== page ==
Re: The 1982 French Open
Here is the Sports Illustrated summary by Curry Kirpatrick:
June 14, 1982
An Astonishing Net Result
With his string of stunning upsets, Swedish prodigy Mats Wilander won the French Open in Borglike style
Andrea Jaeger, the little churl with the curl, wasn't exactly angelic following her 7-6, 6-1 loss to Navratilova in the women's final. She accused the winner of breaking the rules by receiving voice and hand signals from two buddies in the stands, Renee Richards and Nancy Lieberman. "Mentally-wise I'm stronger than Martina, and that's how you come back against her," said Jaeger, who squandered a set point at 6-5 in the first-set tiebreaker, to which she must have arrived by stealing the bunt sign. "But I can't keep concentration when it's three against one."
Jaeger and her father, Roland, a former boxer whom some people have accused of contributing a pugilistic aspect to his daughter's attitude, were wrong on two counts. Signals aren't against the rules, and even if they were, observers sitting nearby said neither Richards, who was silently taking notes, nor Lieberman, who was simply shouting encouragement like the basketball player she is, was giving any signals.
"Jesus Christ, I win this great title finally and I have to hear this," said an angry Navratilova, who had hit a brave backhand approach winner on Jaeger's set point and so deserved more than a crybaby's tantrum at the end. "Thank you, Andrea. I could decide in my sleep what to do against Jaeger. The players know I am as fair as they come. I'm also a good loser. If she can't be a gracious loser, that's tough. If she's getting this stuff from her father, Mr. Jaeger is a louse."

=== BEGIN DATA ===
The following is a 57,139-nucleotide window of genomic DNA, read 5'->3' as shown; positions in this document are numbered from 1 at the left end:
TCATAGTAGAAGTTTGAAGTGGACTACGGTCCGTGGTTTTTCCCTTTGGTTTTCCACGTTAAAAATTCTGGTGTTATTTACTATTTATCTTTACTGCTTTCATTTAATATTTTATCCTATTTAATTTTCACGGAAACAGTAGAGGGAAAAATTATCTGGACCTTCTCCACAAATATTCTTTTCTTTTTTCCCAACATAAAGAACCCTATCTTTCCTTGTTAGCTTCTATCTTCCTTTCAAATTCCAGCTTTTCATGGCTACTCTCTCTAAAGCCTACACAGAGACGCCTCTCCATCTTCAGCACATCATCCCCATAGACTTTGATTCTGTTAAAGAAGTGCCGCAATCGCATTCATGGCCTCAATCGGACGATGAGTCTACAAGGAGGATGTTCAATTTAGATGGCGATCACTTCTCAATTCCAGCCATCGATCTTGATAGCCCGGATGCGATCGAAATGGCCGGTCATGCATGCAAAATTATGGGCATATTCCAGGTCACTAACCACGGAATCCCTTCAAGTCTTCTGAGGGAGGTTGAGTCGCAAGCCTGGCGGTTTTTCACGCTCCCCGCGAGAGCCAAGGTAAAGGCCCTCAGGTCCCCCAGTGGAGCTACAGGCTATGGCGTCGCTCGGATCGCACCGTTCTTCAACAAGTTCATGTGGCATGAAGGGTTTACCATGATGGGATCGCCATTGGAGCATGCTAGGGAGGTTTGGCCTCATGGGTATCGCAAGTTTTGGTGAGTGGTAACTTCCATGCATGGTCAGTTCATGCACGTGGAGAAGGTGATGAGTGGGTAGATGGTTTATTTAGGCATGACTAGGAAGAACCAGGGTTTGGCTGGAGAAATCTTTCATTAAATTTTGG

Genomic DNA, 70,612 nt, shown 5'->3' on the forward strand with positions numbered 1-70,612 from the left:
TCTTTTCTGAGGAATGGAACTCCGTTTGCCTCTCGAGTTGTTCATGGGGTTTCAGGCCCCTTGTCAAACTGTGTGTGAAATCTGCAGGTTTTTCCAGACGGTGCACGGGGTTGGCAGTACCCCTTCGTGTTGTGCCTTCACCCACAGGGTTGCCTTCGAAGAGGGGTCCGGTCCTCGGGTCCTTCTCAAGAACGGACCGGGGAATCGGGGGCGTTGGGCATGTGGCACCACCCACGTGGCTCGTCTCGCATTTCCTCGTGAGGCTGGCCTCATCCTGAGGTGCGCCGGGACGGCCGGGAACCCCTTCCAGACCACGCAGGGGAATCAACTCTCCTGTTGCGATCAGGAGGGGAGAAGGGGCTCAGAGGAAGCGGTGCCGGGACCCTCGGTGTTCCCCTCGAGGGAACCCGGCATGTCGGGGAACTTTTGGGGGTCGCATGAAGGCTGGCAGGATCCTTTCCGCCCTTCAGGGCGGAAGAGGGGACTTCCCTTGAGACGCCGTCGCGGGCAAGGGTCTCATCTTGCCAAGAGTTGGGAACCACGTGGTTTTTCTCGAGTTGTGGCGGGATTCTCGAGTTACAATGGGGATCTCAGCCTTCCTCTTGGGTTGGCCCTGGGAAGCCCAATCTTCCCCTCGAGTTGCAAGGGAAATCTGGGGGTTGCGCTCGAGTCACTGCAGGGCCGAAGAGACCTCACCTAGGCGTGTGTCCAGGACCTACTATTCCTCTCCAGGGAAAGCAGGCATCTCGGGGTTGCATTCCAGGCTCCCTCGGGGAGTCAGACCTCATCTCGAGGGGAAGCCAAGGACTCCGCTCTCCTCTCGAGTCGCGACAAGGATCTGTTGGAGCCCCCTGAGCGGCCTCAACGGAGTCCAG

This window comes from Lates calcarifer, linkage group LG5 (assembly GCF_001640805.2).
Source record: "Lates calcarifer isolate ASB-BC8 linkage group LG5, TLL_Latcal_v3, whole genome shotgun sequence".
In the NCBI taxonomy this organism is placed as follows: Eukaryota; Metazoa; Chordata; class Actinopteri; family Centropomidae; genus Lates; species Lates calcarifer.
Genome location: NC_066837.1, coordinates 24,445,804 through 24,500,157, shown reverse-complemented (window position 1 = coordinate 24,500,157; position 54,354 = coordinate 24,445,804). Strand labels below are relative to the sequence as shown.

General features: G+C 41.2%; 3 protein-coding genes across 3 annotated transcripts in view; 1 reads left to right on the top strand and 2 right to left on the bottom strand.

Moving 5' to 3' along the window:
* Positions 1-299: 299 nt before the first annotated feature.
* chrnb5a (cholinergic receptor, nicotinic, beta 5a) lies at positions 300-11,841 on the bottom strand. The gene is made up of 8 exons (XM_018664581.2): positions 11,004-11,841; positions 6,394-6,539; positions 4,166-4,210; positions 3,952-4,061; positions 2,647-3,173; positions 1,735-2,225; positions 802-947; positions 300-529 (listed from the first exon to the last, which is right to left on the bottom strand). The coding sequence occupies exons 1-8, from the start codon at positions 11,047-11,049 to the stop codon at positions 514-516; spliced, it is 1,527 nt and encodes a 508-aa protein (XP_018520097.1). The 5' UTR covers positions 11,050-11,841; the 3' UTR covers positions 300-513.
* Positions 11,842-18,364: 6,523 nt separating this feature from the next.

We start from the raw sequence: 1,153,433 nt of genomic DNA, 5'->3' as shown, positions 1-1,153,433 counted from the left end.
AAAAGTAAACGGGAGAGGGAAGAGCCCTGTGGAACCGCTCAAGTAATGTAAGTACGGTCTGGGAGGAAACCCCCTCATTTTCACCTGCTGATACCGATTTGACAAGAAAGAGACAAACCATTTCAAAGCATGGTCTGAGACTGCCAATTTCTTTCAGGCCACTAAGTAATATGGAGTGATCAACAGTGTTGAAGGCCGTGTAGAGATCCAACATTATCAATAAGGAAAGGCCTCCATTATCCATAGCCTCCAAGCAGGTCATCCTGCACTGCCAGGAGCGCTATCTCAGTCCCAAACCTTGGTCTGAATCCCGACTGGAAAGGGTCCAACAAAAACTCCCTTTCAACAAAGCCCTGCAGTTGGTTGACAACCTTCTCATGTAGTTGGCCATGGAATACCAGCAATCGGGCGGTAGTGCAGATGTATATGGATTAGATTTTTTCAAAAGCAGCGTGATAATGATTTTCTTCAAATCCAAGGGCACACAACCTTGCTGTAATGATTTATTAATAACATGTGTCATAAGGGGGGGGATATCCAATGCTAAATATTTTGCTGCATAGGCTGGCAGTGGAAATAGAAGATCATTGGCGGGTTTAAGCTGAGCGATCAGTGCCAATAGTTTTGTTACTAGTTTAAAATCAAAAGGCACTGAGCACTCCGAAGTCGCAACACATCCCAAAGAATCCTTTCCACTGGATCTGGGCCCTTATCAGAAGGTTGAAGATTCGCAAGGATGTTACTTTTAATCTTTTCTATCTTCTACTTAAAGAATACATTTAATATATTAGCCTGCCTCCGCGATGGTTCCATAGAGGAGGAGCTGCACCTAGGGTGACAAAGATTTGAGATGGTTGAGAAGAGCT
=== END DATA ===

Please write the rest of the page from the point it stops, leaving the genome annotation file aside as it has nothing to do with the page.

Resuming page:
Actually, Navratilova, who now has won eight of nine tournaments, 42 of 43 matches and 85 of 96 sets this year in a rousing start toward the Grand Slam, might have thanked Jaeger for beating Chris Evert Lloyd 6-3, 6-1 in the semifinals. It was as desultory a clay-court performance as Evert Lloyd has ever been party to. Maybe she wanted to concentrate on rooting her husband, John, home in the mixed. (He reached the final with Wendy Turnbull.) Or perhaps, after so many years at the top, Evert Lloyd needs more than a steady diet of Palooka-ettes in preparation for her matches against the three or four women capable of winning a major tournament. In one span against Jaeger, Evert Lloyd lost 30 of 39 points, 25 of them on unforced errors.
Meanwhile, Hana Mandlikova, the defending champion, gave less than her best in her semi against Navratilova, a match she lost 6-0, 6-2 in approximately 62 seconds. Mandlikova had defeated a rusty Tracy Austin 7-6, 6-7, 6-2 in an error-plagued quarterfinal match, and Mandlikova should have been primed for the defense. Instead, she nailed several balls into the back fences and then obviously quit. Afterward, Navratilova said of Mandlikova, "I wish she had tried harder." Tanka? Handitova?